Thursday, 25 September 2008

News Round

Vatican evolution congress to exclude creationism, intelligent design

Speakers invited to attend a Vatican-sponsored congress on the evolution debate will not include proponents of creationism and intelligent design, organizers said.

The Pontifical Council for Culture, Rome's Pontifical Gregorian University and the University of Notre Dame in Indiana are organizing an international conference in Rome March 3-7 as one of a series of events marking the 150th anniversary of the publication of Charles Darwin's "The Origin of Species."

Jesuit Father Marc Leclerc, a philosophy professor at the Gregorian, told Catholic News Service Sept. 16 that organizers "wanted to create a conference that was strictly scientific" and that discussed rational philosophy and theology along with the latest scientific discoveries.

He said arguments "that cannot be critically defined as being science, or philosophy or theology did not seem feasible to include in a dialogue at this level and, therefore, for this reason we did not think to invite" supporters of creationism and intelligent design.

From the Catholic News Service.
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Soup of chemicals on primordial Earth was naturally evolving toward life


An analysis suggests that the soup of chemicals on the early Earth was naturally evolving towards creating the first life, a discovery that suggests alien life should be common.

A mathematical analysis of how simple chemicals crossed the threshold between dead and living suggests that natural selection that gave us the vast diversity of life on the planet, from bacteria to tigers, was at work in the primordial Earth too.

One remarkable implication of this work is that the chemical soup that existed on the infant lifeless Earth was, in effect, testing possible replicating molecules, making it much more probable that one might eventually reach the threshold of life.

And this, in turn, makes it likely that something similar took place on other worlds too.

By the view of Prof Martin Nowak of the Program for Evolutionary Dynamics, Harvard University, Earth some four billion years ago generated a complex "ecosystem" of molecules that made the eventual arrival of life much more probable.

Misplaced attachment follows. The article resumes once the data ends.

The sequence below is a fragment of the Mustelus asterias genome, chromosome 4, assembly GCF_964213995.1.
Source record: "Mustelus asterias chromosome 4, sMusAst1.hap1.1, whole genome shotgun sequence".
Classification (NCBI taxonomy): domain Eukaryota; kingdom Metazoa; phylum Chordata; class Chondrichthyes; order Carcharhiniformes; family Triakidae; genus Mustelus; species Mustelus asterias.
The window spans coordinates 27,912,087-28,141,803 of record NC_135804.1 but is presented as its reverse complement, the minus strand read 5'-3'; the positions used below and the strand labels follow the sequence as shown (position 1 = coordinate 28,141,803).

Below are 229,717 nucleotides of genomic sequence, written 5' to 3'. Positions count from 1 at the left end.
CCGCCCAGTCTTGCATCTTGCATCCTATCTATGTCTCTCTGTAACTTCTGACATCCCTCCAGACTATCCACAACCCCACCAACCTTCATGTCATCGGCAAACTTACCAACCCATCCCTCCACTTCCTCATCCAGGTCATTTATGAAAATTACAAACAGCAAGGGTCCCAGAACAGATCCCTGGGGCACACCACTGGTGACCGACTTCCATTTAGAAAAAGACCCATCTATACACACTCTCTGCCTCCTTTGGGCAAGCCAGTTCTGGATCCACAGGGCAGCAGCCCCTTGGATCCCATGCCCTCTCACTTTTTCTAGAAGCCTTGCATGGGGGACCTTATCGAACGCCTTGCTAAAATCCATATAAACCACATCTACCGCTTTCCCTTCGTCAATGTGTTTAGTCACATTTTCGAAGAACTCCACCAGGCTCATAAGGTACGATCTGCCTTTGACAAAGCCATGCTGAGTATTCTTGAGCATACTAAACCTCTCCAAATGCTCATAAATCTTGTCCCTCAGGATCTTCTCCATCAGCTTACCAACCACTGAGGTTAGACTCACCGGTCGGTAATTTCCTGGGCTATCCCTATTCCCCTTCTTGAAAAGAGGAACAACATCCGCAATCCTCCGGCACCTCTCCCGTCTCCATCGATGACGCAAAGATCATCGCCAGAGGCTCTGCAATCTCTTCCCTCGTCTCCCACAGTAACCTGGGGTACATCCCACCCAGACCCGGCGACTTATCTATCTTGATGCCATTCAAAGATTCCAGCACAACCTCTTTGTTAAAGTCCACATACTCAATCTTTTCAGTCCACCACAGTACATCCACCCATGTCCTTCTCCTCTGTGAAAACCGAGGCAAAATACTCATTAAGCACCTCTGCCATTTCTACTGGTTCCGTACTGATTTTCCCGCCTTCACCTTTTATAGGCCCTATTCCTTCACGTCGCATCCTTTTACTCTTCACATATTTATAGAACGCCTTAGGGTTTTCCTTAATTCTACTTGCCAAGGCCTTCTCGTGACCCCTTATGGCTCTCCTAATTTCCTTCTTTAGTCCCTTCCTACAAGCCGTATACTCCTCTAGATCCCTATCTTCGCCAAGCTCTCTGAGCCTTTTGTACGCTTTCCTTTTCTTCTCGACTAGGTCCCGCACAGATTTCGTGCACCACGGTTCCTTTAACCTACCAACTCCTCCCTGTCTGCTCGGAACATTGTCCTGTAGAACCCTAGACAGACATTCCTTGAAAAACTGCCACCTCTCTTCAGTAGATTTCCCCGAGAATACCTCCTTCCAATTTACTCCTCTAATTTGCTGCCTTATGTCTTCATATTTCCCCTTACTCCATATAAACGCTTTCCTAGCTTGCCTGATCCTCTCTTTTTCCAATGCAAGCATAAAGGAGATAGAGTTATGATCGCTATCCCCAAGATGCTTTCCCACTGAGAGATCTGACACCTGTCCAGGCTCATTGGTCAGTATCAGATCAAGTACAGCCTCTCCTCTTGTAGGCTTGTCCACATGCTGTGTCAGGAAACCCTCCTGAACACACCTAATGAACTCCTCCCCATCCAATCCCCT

There are no fossils to tell us what led to the emergence of the first life and this has led to a great deal of speculation about what chemicals were present in the primordial soup and how they began to reproduce.

From the Telegraph.
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Creationism should be taught in science lessons, say teachers


More than a quarter of science teachers believe creationism should be discussed in lessons, according to new research.

Many believe God had a role in the creation of the universe - and pupils should be encouraged to debate it alongside the theory of evolution, it is claimed.

The conclusions come amid continuing debate over comments from Professor Michael Reiss over the role of creationism in school biology classes.

In a controversial move, he said the topic should be tackled by teachers if raised by pupils.

This is a very badly written story in the Telegraph.  Besides the headline being contradicted by the partially revealed evidence within the story, we see that that Michael Reiss's comments were controversial, the comment given was not the controversial one.  In fact the idea that Creationism should be tackled if brought up by students is current government policy.

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